British Columbia’s new agriculture minister is weighing changes to the provincial meat inspection regime that could open the door to more regional slaughterhouses and an increased number of “farm-gate” operations allowed to kill and sell a small number of animals each year.
The potential changes would represent a further easing of a regime that was introduced in 2004 and revised in 2010 after producers said the stringent new regulations were forcing small operators out of business and weakening regional food production.
“Since becoming minister, I have been discussing this issue with producers, processors and with staff,” B.C. Agriculture Minister Norm Letnick said Wednesday in an e-mailed statement. “And I will continue to work with them to find solutions that can meet their requirements and ensure health standards are maintained.”
Mr. Letnick was named agriculture minister in a September cabinet shuffle and assumes the portfolio as responsibility for meat inspection – previously under the Ministry of Health – is shifting to the Ministry of Agriculture.
He has also stepped into the role as meat inspection and slaughter procedures have come under scrutiny as a result of the E. coli outbreak linked to XL Foods in neighbouring Alberta. The plant, one of the biggest in Canada, processes up to 4,000 head of cattle a day.
Producers in some parts of B.C. have been lobbying Mr. Letnick, and other officials before him, to issue more licences to small facilities.
B.C.’s Meat Inspection Regulation – drafted in the wake of a bovine spongiform encephalopathy outbreak that devastated the Canadian beef industry – requires all meat for human consumption in B.C. to pass through a licensed, inspected slaughterhouse. The regulations resulted in a backlash from producers and consumers, particularly in areas such as the Sunshine Coast, Vancouver Island and Haida Gwai that didn’t have convenient access to licensed plants.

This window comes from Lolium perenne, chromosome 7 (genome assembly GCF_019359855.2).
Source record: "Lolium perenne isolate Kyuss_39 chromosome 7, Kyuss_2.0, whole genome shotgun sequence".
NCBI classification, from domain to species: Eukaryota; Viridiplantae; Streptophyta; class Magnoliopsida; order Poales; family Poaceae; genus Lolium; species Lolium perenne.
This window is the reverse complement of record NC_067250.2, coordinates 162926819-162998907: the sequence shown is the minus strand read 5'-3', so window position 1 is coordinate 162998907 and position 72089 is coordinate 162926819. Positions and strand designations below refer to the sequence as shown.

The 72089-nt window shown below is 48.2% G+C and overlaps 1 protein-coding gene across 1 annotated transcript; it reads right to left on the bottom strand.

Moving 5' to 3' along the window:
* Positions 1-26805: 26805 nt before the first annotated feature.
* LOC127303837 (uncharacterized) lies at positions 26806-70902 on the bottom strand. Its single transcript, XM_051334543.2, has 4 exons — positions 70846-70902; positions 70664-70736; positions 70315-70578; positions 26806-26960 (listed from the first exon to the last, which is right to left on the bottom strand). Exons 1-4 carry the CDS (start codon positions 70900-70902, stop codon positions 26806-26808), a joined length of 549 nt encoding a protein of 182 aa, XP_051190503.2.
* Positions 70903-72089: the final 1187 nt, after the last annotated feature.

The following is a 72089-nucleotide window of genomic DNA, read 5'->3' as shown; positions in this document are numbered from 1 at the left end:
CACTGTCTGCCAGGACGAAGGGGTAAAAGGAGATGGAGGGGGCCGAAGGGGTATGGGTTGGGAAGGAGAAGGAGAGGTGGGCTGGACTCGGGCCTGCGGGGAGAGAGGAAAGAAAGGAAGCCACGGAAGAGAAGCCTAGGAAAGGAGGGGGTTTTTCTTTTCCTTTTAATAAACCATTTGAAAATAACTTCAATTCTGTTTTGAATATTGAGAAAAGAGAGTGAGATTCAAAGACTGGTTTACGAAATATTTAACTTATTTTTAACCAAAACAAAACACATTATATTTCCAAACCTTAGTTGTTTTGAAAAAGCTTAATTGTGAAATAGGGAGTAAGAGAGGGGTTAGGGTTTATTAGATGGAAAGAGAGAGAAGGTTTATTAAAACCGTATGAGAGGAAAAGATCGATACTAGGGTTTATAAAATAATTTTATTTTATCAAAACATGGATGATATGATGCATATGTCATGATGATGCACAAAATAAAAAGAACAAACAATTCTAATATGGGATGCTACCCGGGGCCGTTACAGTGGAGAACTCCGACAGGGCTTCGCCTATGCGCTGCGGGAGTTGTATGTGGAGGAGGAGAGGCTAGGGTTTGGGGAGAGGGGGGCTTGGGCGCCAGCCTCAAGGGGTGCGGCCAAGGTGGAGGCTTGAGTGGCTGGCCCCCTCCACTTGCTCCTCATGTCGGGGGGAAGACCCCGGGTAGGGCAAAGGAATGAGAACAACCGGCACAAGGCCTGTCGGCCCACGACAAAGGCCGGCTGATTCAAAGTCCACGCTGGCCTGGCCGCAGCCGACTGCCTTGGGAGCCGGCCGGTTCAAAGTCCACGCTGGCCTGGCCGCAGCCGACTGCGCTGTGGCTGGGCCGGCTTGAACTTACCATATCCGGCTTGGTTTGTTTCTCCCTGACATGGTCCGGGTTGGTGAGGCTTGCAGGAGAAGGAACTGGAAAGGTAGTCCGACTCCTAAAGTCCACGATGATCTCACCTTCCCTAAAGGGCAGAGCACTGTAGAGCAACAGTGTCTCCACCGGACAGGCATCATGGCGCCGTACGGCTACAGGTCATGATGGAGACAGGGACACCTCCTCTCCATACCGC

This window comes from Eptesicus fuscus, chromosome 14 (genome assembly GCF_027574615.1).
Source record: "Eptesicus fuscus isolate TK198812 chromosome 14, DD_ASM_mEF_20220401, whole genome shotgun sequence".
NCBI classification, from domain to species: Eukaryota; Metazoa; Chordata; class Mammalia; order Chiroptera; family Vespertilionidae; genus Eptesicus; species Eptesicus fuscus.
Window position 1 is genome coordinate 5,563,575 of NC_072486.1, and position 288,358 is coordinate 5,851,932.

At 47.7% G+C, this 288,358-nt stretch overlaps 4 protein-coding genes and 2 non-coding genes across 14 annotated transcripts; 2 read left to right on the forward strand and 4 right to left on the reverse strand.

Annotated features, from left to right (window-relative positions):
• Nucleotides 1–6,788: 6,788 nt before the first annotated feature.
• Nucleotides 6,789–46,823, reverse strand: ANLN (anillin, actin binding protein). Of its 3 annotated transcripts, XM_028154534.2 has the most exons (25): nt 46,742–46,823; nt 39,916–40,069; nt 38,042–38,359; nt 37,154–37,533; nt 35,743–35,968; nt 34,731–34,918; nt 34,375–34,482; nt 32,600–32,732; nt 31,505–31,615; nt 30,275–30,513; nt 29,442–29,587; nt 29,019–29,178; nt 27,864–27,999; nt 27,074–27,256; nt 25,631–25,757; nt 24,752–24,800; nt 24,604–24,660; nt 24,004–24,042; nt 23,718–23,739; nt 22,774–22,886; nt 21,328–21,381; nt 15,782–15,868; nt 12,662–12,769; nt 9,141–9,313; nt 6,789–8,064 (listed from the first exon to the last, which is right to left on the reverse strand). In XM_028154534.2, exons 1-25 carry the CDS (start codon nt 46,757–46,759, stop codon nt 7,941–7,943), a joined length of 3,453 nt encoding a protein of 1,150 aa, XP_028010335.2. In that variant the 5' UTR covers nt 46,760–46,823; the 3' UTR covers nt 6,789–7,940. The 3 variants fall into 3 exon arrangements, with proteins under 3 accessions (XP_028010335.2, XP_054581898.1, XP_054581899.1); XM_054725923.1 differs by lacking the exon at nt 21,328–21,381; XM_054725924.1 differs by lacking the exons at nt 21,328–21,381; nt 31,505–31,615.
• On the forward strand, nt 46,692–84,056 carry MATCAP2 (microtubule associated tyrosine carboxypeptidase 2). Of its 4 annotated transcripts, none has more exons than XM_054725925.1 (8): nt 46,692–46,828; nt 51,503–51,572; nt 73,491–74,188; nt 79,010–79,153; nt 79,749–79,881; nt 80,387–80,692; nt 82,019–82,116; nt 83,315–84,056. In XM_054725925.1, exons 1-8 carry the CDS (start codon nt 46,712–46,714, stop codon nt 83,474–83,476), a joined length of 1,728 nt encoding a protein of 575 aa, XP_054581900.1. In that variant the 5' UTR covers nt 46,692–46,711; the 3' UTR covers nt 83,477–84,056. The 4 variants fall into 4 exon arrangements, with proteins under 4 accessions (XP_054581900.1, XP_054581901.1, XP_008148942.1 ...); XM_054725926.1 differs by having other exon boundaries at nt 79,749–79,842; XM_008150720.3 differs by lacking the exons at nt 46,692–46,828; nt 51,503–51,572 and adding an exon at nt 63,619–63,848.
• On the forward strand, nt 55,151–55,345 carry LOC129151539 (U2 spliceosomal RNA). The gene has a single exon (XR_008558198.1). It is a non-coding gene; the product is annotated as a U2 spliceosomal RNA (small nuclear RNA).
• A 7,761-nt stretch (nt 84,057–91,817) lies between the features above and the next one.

In 2010, the province amended the MIR by adding two new licence categories designed to allow producers in remote and rural areas to slaughter animals and sell the meat directly to consumers.
But those licences are in short supply in some parts of the province.
“There have been no licences granted for this area other than one granted to larger producers when these rules changed some years ago,” Patrick Nicol, chairman of the Regional District of North Okanagan, said Wednesday.
Producers in the region would like to see up to eight new licences for small farm sites along with a licence for a larger meat processing facility, Mr. Nicol said.
B.C. is also reviewing its meat inspection system to prepare for a transition next year, when the Canadian Food Inspection Agency – which has been providing meat inspection services at provincially licensed slaughter plants under contract since the 1980s – will stop providing that service.
A July, 2012, report of industry consultations on B.C.’s Abattoir Inspection System noted that producers support continued public funding of the meat inspection program and are worried that inspection costs could be downloaded to producers.
“Producers emphasized the narrow profit margins experienced by B.C. farms and raised concerns that if abattoirs had to pay for inspection, the costs would be downloaded to them through increased service fees. Many abattoir operators said their businesses are recovering from the significant costs associated with licensing and could not withstand further expenses,” the report said.
Meat from provincially licensed facilities can only be sold within B.C. The province also has federally licensed plants that can ship goods outside the province.